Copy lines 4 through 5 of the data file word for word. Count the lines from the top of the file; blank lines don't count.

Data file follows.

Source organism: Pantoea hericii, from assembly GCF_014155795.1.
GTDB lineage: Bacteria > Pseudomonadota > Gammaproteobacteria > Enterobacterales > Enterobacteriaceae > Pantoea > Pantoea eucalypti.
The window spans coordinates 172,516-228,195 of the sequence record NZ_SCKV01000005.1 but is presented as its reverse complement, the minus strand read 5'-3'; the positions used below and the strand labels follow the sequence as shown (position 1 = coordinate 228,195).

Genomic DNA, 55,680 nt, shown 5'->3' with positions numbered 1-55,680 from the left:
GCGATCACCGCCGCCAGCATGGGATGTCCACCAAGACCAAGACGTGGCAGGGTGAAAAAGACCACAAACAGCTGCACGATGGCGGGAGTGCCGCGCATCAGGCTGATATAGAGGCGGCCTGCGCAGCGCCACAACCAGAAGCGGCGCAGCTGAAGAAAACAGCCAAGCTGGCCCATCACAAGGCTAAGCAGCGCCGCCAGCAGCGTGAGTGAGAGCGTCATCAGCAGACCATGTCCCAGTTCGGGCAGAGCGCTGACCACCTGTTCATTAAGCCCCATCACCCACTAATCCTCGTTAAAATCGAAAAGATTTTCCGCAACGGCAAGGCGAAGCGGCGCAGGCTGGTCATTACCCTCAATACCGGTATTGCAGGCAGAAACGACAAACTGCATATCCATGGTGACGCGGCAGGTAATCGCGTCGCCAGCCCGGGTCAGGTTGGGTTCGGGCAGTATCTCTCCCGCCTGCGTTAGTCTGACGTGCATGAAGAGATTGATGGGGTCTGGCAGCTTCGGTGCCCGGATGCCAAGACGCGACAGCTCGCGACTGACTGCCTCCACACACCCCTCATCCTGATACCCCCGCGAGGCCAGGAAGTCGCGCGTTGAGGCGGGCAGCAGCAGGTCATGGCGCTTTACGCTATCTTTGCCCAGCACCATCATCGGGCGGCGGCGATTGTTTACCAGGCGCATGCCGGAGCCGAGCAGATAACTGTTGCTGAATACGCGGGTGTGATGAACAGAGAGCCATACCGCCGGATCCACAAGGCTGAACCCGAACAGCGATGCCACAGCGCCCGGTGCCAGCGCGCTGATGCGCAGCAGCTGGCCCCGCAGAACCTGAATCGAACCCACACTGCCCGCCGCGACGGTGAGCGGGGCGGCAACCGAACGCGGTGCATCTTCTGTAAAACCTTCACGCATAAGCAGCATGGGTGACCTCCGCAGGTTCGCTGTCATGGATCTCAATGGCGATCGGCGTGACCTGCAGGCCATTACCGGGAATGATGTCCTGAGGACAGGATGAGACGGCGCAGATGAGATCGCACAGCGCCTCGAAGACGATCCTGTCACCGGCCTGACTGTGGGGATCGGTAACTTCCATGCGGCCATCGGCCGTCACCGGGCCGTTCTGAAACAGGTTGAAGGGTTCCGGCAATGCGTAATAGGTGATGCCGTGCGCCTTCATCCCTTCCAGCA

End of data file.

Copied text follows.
Genomic DNA, 55,680 nt, shown 5'->3' with positions numbered 1-55,680 from the left:
GCGATCACCGCCGCCAGCATGGGATGTCCACCAAGACCAAGACGTGGCAGGGTGAAAAAGACCACAAACAGCTGCACGATGGCGGGAGTGCCGCGCATCAGGCTGATATAGAGGCGGCCTGCGCAGCGCCACAACCAGAAGCGGCGCAGCTGAAGAAAACAGCCAAGCTGGCCCATCACAAGGCTAAGCAGCGCCGCCAGCAGCGTGAGTGAGAGCGTCATCAGCAGACCATGTCCCAGTTCGGGCAGAGCGCTGACCACCTGTTCATTAAGCCCCATCACCCACTAATCCTCGTTAAAATCGAAAAGATTTTCCGCAACGGCAAGGCGAAGCGGCGCAGGCTGGTCATTACCCTCAATACCGGTATTGCAGGCAGAAACGACAAACTGCATATCCATGGTGACGCGGCAGGTAATCGCGTCGCCAGCCCGGGTCAGGTTGGGTTCGGGCAGTATCTCTCCCGCCTGCGTTAGTCTGACGTGCATGAAGAGATTGATGGGGTCTGGCAGCTTCGGTGCCCGGATGCCAAGACGCGACAGCTCGCGACTGACTGCCTCCACACACCCCTCATCCTGATACCCCCGCGAGGCCAGGAAGTCGCGCGTTGAGGCGGGCAGCAGCAGGTCATGGCGCTTTACGCTATCTTTGCCCAGCACCATCATCGGGCGGCGGCGATTGTTTACCAGGCGCATGCCGGAGCCGAGCAGATAACTGTTGCTGAATACGCGGGTGTGATGAACAGAGAGCCATACCGCCGGATCCACAAGGCTGAACCCGAACAGCGATGCCACAGCGCCCGGTGCCAGCGCGCTGATGCGCAGCAGCTGGCCCCGCAGAACCTGAATCGAACCCACACTGCCCGCCGCGACGGTGAGCGGGGCGGCAACCGAACGCGGTGCATCTTCTGTAAAACCTTCACGCATAAGCAGCATGGGTGACCTCCGCAGGTTCGCTGTCATGGATCTCAATGGCGATCGGCGTGACCTGCAGGCCATTACCGGGAATGATGTCCTGAGGACAGGATGAGACGGCGCAGATGAGATCGCACAGCGCCTCGAAGACGATCCTGTCACCGGCCTGACTGTGGGGATCGGTAACTTCCATGCGGCCATCGGCCGTCACCGGGCCGTTCTGAAACAGGTTGAAGGGTTCCGGCAATGCGTAATAGGTGATGCCGTGCGCCTTCATCCCTTCCAGCA